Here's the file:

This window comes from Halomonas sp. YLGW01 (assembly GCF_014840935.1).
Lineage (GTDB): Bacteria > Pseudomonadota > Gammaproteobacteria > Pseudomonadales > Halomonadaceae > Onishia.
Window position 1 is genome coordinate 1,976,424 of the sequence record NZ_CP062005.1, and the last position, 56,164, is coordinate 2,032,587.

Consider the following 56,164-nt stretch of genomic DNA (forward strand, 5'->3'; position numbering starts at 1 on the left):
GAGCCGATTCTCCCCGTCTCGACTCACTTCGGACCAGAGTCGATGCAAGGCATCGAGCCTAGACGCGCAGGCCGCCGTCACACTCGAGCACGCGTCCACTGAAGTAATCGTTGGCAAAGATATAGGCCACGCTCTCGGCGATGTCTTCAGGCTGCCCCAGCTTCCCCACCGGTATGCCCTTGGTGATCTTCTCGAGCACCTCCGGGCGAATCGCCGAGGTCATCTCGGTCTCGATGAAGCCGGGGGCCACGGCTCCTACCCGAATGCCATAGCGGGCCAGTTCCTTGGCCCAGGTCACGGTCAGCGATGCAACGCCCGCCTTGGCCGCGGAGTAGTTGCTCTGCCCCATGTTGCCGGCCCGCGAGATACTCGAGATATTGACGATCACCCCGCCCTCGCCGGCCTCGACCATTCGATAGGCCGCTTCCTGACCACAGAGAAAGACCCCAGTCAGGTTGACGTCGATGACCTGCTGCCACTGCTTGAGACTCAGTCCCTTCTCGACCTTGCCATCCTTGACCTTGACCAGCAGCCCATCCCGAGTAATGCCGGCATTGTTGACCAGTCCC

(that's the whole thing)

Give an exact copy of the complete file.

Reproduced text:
This window comes from Halomonas sp. YLGW01 (assembly GCF_014840935.1).
Lineage (GTDB): Bacteria > Pseudomonadota > Gammaproteobacteria > Pseudomonadales > Halomonadaceae > Onishia.
Window position 1 is genome coordinate 1,976,424 of the sequence record NZ_CP062005.1, and the last position, 56,164, is coordinate 2,032,587.

Consider the following 56,164-nt stretch of genomic DNA (forward strand, 5'->3'; position numbering starts at 1 on the left):
GAGCCGATTCTCCCCGTCTCGACTCACTTCGGACCAGAGTCGATGCAAGGCATCGAGCCTAGACGCGCAGGCCGCCGTCACACTCGAGCACGCGTCCACTGAAGTAATCGTTGGCAAAGATATAGGCCACGCTCTCGGCGATGTCTTCAGGCTGCCCCAGCTTCCCCACCGGTATGCCCTTGGTGATCTTCTCGAGCACCTCCGGGCGAATCGCCGAGGTCATCTCGGTCTCGATGAAGCCGGGGGCCACGGCTCCTACCCGAATGCCATAGCGGGCCAGTTCCTTGGCCCAGGTCACGGTCAGCGATGCAACGCCCGCCTTGGCCGCGGAGTAGTTGCTCTGCCCCATGTTGCCGGCCCGCGAGATACTCGAGATATTGACGATCACCCCGCCCTCGCCGGCCTCGACCATTCGATAGGCCGCTTCCTGACCACAGAGAAAGACCCCAGTCAGGTTGACGTCGATGACCTGCTGCCACTGCTTGAGACTCAGTCCCTTCTCGACCTTGCCATCCTTGACCTTGACCAGCAGCCCATCCCGAGTAATGCCGGCATTGTTGACCAGTCCC